The last, lonely goose left this fall ... named Lily
Last week, we had the lil' dude's conferences for PreK. I'm the Mom who forgot to complete our child development form to bring with though, it just slipped my mind. I promise my kid had clean underwear on that day, and ate some form of breakfast during our commute, I just forgot to do my homework.
Her teacher asked The Dad and I what word best describes our daughter. Without hesitation I said, "Determined. For better and for worse." Her teacher wholeheartedly agreed. She commended us for realizing her determination has its negativities. Oh, sing it. I know it does. Just that very week, my blonde Sagittarius split both of her palms wide open in angry blisters as she once and for all mastered those pesky monkey bars at school. Seriously, open, gaping wounds we had to dress and redress, the four-year-old wincing through the process, begging to skip the peroxide.
Who does that?
My daughter, that's who. I've always said she's the perfect storm, who looks like Daddy and acts like Mama.
Last year at both sets of conferences, we were told the lil' dude needed to work on the simple process of things- sharing, taking turns, encouraging others, being patient. Not hoarding all the damned stuffed puppies I knew she'd lose her mind over. Of course, I wanted to speak right up and say, "But she's an only child ..." when in reality, that doesn't even matter an ounce. Her birthright doesn't mean she's prone to acting like a miniature jerk, nor does it mean she's entitled to act like a miniature jerk. It simply means she's a contributing member of society who needs to act accordingly.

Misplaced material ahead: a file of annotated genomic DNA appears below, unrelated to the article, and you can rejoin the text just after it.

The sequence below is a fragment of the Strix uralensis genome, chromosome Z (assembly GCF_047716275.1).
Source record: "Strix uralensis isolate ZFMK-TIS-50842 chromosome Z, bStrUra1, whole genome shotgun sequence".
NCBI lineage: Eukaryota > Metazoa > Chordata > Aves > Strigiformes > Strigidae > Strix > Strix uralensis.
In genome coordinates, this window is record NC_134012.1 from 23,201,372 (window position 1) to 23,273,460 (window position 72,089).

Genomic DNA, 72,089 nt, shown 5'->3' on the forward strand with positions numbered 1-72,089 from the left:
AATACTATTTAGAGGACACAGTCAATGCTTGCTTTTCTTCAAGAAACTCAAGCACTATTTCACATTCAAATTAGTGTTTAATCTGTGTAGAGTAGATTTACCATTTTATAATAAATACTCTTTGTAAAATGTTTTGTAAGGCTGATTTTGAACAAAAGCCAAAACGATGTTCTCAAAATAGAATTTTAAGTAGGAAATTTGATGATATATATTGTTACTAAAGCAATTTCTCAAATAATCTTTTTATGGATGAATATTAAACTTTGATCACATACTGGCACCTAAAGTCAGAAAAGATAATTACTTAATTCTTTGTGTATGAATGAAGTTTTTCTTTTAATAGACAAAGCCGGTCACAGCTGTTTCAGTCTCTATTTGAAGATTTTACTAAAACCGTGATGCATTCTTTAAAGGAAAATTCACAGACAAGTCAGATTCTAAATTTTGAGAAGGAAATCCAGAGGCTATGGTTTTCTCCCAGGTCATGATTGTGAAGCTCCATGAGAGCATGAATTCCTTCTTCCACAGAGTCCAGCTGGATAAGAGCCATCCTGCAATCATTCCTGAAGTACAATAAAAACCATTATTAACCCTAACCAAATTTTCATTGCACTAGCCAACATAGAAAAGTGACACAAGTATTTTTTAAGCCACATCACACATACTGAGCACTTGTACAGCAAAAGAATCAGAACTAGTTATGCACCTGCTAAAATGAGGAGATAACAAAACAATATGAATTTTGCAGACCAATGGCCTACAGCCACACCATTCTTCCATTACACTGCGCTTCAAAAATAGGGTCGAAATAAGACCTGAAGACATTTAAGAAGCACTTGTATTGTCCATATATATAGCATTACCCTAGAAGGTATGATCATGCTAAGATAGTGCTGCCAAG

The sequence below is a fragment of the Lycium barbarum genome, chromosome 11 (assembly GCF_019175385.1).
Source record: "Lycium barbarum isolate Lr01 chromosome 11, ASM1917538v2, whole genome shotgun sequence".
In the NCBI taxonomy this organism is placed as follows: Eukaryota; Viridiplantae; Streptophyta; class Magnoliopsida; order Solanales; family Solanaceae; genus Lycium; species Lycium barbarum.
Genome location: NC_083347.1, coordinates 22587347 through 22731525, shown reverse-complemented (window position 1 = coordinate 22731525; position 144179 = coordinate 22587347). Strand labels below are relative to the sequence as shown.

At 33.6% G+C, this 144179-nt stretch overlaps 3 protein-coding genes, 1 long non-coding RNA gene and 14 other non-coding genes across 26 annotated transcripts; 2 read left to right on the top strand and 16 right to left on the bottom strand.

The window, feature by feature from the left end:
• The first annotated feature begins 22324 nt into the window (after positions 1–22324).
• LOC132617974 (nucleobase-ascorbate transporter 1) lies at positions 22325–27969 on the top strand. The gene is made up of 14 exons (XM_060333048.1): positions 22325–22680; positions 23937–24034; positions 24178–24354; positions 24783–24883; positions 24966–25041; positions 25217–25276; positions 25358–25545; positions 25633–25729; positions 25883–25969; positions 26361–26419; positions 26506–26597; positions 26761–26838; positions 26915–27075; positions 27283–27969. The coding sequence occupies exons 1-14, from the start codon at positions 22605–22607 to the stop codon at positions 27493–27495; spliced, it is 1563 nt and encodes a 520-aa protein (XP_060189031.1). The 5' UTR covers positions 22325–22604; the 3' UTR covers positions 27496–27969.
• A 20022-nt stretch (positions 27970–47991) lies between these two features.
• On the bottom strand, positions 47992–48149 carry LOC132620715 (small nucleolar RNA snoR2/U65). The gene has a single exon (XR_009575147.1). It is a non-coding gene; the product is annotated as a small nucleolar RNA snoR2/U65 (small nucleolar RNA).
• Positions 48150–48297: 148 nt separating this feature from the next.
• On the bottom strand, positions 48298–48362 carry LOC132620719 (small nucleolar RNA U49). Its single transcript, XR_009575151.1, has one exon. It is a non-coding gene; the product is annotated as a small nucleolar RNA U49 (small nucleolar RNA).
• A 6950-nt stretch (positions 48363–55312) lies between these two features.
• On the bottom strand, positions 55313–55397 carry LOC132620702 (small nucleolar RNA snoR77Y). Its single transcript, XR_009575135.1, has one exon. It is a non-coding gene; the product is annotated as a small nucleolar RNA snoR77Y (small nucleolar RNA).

Last week, during our conference, her teacher- the same, dear, sweet woman she had last year, remarked how different the lil' dude is 12 months later. That she has calmed down (say what?) and changed for the better. She tries everything. Says hi to everything. Trusts the process- trusts she'll get her turn, her chance, her freedom to politely decline the everythings she doesn't love. Listening to the praise of my daughter, I straightened my spine. Smiled a genuine, unsmug smile. Pride burned in my chest. Her teacher went on to say how the lil' dude is bit of a trendsetter in class (hear that, Auntie SG?) and doesn't seem to notice or care what others are doing around her. One day, she decided to decorate her cubby, asking her teachers to politely leave all the taped-up art intact. The other children noticed after a few beats of routine, and began decorating their own cubbies in a new vision days later.
Dude. Duuuuuude, I love being a Mama. Hashtag; pride.
I want to inject this story and that example into my veins for when she's 13 and a carbon clone of her Besties- dressing, talking, participating the exact same way as her impressionists. I'll have the same conversation with her my own Mama and Grandma had with me. Do your own thing, girl. People will love it, hate it, or not even notice. Set trends. Ask for forgiveness instead of permission. People who love and support you will continue to do so.
And yes, I'll even concede a little on having clones ... I had (have) a group of girls I'm crazy-proud to be compared to, and even prouder to point out and celebrate all our separate idiosyncrasies knitted together over 20+ years of friendship and connectivity. So yes. Have your gaggles, your flocks, your murders, your rafters, your paddles. But make sure each of your plumes are a different color.